3. Stretch your groin/Strengthen your hip rotators – stand with your legs wide apart, toes pointed forward.  Shift your weight to one side keeping the other leg straight, and the knee your shifting towards directly over your foot.  Do not excessively lean forward, then shift the other direction.  Strengthen your hip rotators by getting onto your hands and knees with your hands directly under your shoulders.  Keeping the 90-degree angle in your leg, externally rotate one leg to feel the side of your glute contract.  Do not shift your weight while doing so.  Repeat 15-20 times per leg for a couple sets.

You can do all three of these movements 3-5 times per week as you feel throughout the day.  It’s important to keep proper form to maximize the benefits of the stretching and strengthening.  Don’t worry if your range of motion and strength are limited at first, they will improve as you do these over time.  Your pain will subside, your energy levels improve, and your ability to do activities you enjoy, increase!  This is your PROPER normal, get used to it!

To learn more about preventing injuries, increasing mobility, reducing joint pain, and getting more out of life, please go to my website, mattpeale.com.  I offer group and personal instruction via Zoom weekly sessions to help your tennis, golf, workouts, and lifestyle hobbies.  Download my free report, 3 Tips to Reduce Back Pain Your Doctor Doesn’t Know.  Guaranteed to open your eyes and give you a new direction on staying healthy and active you didn’t know possible!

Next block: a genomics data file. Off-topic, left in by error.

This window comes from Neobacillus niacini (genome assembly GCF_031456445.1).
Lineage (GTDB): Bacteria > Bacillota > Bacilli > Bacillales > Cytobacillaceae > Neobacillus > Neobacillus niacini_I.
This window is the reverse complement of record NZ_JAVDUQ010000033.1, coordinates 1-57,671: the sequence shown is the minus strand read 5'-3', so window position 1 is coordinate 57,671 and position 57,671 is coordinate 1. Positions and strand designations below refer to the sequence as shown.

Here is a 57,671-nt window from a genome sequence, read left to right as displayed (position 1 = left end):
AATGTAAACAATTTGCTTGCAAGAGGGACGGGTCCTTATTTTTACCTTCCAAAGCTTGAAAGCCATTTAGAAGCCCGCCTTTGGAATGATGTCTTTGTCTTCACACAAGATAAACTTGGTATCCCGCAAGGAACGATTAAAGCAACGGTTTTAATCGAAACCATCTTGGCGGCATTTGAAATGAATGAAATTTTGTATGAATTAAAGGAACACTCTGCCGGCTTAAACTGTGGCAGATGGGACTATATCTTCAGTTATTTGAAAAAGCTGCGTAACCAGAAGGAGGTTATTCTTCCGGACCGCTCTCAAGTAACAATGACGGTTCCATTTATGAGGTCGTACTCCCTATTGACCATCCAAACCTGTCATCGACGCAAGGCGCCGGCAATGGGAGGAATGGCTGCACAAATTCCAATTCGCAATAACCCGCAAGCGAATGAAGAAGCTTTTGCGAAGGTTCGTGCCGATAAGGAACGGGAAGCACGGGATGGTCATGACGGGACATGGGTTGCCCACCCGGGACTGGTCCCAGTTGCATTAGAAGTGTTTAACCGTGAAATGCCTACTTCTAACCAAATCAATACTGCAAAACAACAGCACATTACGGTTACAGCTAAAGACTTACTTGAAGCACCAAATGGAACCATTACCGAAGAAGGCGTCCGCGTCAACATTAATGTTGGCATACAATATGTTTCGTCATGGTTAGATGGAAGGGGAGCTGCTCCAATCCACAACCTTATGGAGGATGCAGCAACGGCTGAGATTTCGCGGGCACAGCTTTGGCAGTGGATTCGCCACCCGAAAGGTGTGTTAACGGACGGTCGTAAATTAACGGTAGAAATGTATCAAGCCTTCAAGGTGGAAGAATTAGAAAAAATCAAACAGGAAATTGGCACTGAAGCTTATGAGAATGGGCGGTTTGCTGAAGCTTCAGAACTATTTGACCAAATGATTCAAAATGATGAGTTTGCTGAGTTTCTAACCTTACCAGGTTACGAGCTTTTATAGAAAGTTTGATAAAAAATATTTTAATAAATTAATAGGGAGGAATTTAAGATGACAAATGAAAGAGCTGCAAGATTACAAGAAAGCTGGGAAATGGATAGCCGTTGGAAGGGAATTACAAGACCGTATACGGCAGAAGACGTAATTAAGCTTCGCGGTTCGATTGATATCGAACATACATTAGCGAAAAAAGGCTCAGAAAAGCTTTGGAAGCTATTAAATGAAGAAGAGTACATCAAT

3 Exercises for an Improved Golf Stance & Swing

The pandemic gave me an opportunity to renew my passion for golf.  I grew up playing it sporadically with lessons from my grandfather and father, who were close to scratch golfers themselves.  In my 30’s and 40’s, golf took a back burner to life and reduced to an annual tournament with my alumni Sigma Nu brothers.  Now as I get back into it, and have become the author of Athlete in the Game of Life and a Corrective Exercise Specialist, the importance of building mobility into your fitness and wellness regiment is crucial for a proper golf swing.

Getting ready for my next round

To hit a golf ball where you want and the distance you want is almost counter-intuitive.  It’s not a baseball swing requiring a massive amount of swing speed and torque.  With technology, golf clubs can be purchased to match your natural swing speed to hit the ball competitively regardless of age and gender.  Obviously getting lessons from a professional is a big help, yet that can only take you so far if you have back pain, neck pain, and poor mobility to execute even a fundamentally sound swing.